It is a big opportunity, though there are clear market and economic barriers. Ignoring this segment and these potential barriers could significantly limit the long-term size of the rooftop solar market.

“Solar can have tremendous benefits for low-income communities in addition to diversifying and de-carbonizing our national energy mix,” said Tim Sears, chief operating officer for GRID Alternatives. “We hope this research will give more states the data they need to develop effective low-income solar programs and build a more equitable clean energy economy.”

The report is accompanied by a web application (maps.nrel.gov/solarforall) that enables users to assess solar technical potential for their communities. This tool makes it possible to visualize the amount of low-income solar potential in a specific neighborhood, for example, while also enabling identification of neighborhoods with both high solar potential and high electricity costs where rooftop solar could provide cost-effective electricity generation. Check it out and see if it sparks any new ideas. The potential is there, it just needs to be tapped.


Methodology

Using LIDAR data from Homeland Security to examine 23 percent of U.S. building stock, the researchers inferred the solar potential of building footprints and unshaded roof area, azimuth, tilt and roof plane. Age cannot be detected so was not considered. This was then matched with socio-economic demographic data from the Census and building stock data to understand total usable rooftop area for LMI households. A statistical model was then created to make estimates of areas not covered by the available LIDAR data (stuff like household counts, number of suitable buildings, etc.) They then dove into three representative regions to infer more in-depth information.

— Solar Builder magazine

Solar + Sharing: Connect groups of homeowners, renters via one solar + storage network

lithium-ion batteries

The EnSync Home Energy System includes high-efficiency “LFP” lithium-ion batteries, a Matrix Energy Management system with 9-kWac output capacity, modular energy storage capacity of 9-kWh increments, modular DC-DC converters and the DER Flex Internet of Energy control platform.

Brad Hansen, president and CEO of EnSync Energy Systems, believes solar + storage for the home is still “in the dark ages.” EnSync Energy Systems has built a reputation for deploying high-value distributed energy resources (DERs) in the C&I segment. So why is Hansen discussing residential solar + storage? Well, EnSync has just launched a Home Energy System that will not only address some of the antiquated architecture of current home storage systems but also invent an entirely new project design concept.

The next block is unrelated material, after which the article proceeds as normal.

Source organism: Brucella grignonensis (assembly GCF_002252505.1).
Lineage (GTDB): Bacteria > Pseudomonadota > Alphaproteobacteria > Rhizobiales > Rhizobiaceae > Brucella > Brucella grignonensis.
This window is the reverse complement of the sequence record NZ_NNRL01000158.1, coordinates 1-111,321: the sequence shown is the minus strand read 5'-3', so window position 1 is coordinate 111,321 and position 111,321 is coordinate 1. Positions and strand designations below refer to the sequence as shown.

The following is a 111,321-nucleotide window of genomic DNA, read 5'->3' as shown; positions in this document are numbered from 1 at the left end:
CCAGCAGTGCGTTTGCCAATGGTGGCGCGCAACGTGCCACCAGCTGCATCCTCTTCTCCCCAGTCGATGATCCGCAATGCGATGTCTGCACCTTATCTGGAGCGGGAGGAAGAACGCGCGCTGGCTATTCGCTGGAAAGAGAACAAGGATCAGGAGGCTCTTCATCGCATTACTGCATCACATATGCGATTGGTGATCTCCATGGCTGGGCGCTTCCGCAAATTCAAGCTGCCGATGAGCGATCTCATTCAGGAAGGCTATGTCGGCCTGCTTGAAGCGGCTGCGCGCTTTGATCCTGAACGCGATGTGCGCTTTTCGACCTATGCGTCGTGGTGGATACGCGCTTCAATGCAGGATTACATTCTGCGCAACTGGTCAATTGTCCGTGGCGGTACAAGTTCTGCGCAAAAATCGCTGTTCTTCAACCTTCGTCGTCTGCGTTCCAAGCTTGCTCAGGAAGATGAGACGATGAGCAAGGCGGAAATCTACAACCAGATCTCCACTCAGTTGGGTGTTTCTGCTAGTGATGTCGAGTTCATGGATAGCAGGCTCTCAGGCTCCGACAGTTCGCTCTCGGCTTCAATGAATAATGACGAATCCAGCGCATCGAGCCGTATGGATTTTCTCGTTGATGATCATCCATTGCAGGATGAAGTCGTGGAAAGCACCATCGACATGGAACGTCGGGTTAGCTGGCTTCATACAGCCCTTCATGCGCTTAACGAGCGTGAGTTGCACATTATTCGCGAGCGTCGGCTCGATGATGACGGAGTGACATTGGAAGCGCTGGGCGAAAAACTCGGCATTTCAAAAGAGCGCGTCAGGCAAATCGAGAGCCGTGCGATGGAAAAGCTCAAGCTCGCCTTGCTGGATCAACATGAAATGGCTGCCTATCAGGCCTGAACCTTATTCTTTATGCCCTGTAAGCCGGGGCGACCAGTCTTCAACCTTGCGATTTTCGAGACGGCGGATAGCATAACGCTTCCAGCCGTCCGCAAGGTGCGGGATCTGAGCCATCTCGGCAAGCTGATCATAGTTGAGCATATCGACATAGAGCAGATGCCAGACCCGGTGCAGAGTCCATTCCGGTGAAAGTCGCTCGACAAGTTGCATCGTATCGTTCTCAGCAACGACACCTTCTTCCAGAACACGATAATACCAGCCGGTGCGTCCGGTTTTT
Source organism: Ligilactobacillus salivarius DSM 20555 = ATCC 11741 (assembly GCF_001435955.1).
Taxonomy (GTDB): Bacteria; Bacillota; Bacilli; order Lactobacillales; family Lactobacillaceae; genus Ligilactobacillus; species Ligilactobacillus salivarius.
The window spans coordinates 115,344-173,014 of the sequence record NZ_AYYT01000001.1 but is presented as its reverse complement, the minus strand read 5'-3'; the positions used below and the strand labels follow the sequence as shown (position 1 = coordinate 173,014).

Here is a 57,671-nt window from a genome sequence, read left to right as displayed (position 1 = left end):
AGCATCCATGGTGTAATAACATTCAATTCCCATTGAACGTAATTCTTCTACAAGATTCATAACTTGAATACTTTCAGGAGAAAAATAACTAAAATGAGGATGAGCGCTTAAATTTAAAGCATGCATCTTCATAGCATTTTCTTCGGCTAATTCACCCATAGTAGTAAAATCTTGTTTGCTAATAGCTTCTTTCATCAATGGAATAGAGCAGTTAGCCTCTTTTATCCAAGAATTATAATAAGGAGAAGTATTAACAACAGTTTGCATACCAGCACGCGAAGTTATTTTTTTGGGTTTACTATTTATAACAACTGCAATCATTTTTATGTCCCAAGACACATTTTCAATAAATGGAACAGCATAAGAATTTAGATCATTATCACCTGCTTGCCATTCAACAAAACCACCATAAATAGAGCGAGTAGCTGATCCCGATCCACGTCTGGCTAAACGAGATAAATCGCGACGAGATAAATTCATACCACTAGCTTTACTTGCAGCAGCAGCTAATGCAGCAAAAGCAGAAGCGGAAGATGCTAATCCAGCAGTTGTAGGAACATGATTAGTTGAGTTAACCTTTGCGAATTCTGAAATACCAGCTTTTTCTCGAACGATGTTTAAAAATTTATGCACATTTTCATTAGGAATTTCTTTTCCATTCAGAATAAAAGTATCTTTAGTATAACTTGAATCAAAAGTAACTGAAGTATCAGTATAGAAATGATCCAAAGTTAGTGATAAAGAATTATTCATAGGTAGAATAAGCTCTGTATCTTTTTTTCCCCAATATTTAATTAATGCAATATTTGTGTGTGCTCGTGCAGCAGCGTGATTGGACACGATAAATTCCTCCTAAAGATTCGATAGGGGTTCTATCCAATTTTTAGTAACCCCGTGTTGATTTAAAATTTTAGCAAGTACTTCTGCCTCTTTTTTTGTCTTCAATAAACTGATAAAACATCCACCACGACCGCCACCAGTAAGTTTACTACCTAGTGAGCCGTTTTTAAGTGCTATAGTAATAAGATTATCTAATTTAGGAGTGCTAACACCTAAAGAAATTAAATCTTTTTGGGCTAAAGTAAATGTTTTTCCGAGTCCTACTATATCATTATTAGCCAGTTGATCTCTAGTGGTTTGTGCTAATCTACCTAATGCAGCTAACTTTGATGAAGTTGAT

At the basic level, the EnSync Home Energy System combines solar, energy storage, power electronics and Internet of Energy control into one platform. It has the advantage of leveraging technology and lessons learned from EnSync’s C&I business to achieve an outcome like lessening thermal stability concerns of repackaged lithium-ion batteries that are often used in a home energy storage applications. Instead, EnSync pairs a residential-scale version of its modular Matrix Energy Management system with thermally resilient lithium-ion batteries and its DER Flex Internet of Energy solution that are all designed to work together.

“Most [current systems] are significantly underpowered and cannot support the entire home if the grid electricity is out, or they have issues disconnecting and reconnecting to the grid during an outage,” Hansen says. “If the home is off-grid, many cannot reliably perform if high inrush currents are created by the start-up of appliances like refrigerators or air conditioners.”

Peer-to-peer exchange

This is the part that could change the sector. The EnSync Home Energy System introduces True Peer-to-Peer energy exchange technology. The goal here is to enable individual residential units in a property to be linked into a network behind the utility meter to provide highly efficient, direct energy exchange between units. Suddenly property developers, property managers and homeowners’ associations can provide seamless and economical transfer of excess energy from any given residence to any other residence in the network with excess demand via EnSync’s DC-Link.

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“The future of the electricity market will be individual homes and building owners operating in a ‘spot market’ for the buying and selling of electricity across a network,” Hansen says. “At EnSync, our mission for the company is simple: the democratization of energy through innovative and economic energy systems. Homeowners and property owners that install our products today do so with the confidence that as the market for energy continues to be radically changed, they are not only prepared for it, but can capitalize on it and profit from it.”